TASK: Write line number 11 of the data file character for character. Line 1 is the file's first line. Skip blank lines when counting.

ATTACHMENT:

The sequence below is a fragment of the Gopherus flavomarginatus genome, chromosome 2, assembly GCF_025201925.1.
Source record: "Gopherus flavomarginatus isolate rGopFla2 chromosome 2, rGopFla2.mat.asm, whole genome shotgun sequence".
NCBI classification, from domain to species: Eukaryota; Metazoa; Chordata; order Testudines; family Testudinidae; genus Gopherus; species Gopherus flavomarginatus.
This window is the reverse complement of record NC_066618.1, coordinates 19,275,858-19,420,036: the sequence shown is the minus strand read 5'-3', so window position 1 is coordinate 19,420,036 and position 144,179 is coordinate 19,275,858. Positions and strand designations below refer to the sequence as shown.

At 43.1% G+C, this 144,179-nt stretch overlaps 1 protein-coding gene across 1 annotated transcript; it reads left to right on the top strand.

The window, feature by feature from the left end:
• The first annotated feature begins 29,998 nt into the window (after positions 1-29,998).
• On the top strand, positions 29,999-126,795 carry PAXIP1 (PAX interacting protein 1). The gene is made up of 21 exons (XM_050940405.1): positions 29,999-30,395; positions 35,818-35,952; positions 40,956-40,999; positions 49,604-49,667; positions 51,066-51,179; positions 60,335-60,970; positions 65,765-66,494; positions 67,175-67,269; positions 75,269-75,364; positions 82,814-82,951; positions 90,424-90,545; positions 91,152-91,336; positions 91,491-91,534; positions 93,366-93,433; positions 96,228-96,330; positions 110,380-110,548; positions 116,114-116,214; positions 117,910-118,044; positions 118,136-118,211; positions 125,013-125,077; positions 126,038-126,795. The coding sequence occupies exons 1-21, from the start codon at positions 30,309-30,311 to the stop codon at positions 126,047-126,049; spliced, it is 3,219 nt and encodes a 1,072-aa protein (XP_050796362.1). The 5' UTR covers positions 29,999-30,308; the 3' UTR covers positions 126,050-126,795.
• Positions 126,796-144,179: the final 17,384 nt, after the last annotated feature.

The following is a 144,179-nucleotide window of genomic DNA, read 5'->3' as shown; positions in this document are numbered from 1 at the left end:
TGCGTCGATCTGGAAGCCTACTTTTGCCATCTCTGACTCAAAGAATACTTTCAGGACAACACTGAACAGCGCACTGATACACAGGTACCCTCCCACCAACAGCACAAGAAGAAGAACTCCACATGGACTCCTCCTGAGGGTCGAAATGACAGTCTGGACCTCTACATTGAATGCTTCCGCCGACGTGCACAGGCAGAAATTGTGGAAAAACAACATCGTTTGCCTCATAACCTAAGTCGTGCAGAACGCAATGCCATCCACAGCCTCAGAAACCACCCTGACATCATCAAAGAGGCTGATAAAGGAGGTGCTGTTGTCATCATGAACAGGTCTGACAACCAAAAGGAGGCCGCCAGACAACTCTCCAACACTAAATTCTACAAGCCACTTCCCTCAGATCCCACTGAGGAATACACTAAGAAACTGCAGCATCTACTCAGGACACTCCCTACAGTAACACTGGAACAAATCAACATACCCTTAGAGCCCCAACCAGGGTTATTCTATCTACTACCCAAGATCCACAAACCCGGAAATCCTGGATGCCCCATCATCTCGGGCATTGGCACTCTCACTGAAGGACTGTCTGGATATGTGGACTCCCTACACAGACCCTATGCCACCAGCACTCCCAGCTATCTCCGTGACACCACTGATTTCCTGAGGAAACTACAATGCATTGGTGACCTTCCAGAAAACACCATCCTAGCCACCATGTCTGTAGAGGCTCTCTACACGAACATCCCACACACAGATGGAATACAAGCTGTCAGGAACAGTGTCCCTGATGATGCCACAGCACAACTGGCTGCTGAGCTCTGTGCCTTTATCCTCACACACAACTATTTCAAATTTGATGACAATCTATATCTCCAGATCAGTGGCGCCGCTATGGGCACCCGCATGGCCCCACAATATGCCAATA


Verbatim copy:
TGCGTCGATCTGGAAGCCTACTTTTGCCATCTCTGACTCAAAGAATACTTTCAGGACAACACTGAACAGCGCACTGATACACAGGTACCCTCCCACCAACAGCACAAGAAGAAGAACTCCACATGGACTCCTCCTGAGGGTCGAAATGACAGTCTGGACCTCTACATTGAATGCTTCCGCCGACGTGCACAGGCAGAAATTGTGGAAAAACAACATCGTTTGCCTCATAACCTAAGTCGTGCAGAACGCAATGCCATCCACAGCCTCAGAAACCACCCTGACATCATCAAAGAGGCTGATAAAGGAGGTGCTGTTGTCATCATGAACAGGTCTGACAACCAAAAGGAGGCCGCCAGACAACTCTCCAACACTAAATTCTACAAGCCACTTCCCTCAGATCCCACTGAGGAATACACTAAGAAACTGCAGCATCTACTCAGGACACTCCCTACAGTAACACTGGAACAAATCAACATACCCTTAGAGCCCCAACCAGGGTTATTCTATCTACTACCCAAGATCCACAAACCCGGAAATCCTGGATGCCCCATCATCTCGGGCATTGGCACTCTCACTGAAGGACTGTCTGGATATGTGGACTCCCTACACAGACCCTATGCCACCAGCACTCCCAGCTATCTCCGTGACACCACTGATTTCCTGAGGAAACTACAATGCATTGGTGACCTTCCAGAAAACACCATCCTAGCCACCATGTCTGTAGAGGCTCTCTACACGAACATCCCACACACAGATGGAATACAAGCTGTCAGGAACAGTGTCCCTGATGATGCCACAGCACAACTGGCTGCTGAGCTCTGTGCCTTTATCCTCACACACAACTATTTCAAATTTGATGACAATCTATATCTCCAGATCAGTGGCGCCGCTATGGGCACCCGCATGGCCCCACAATATGCCAATA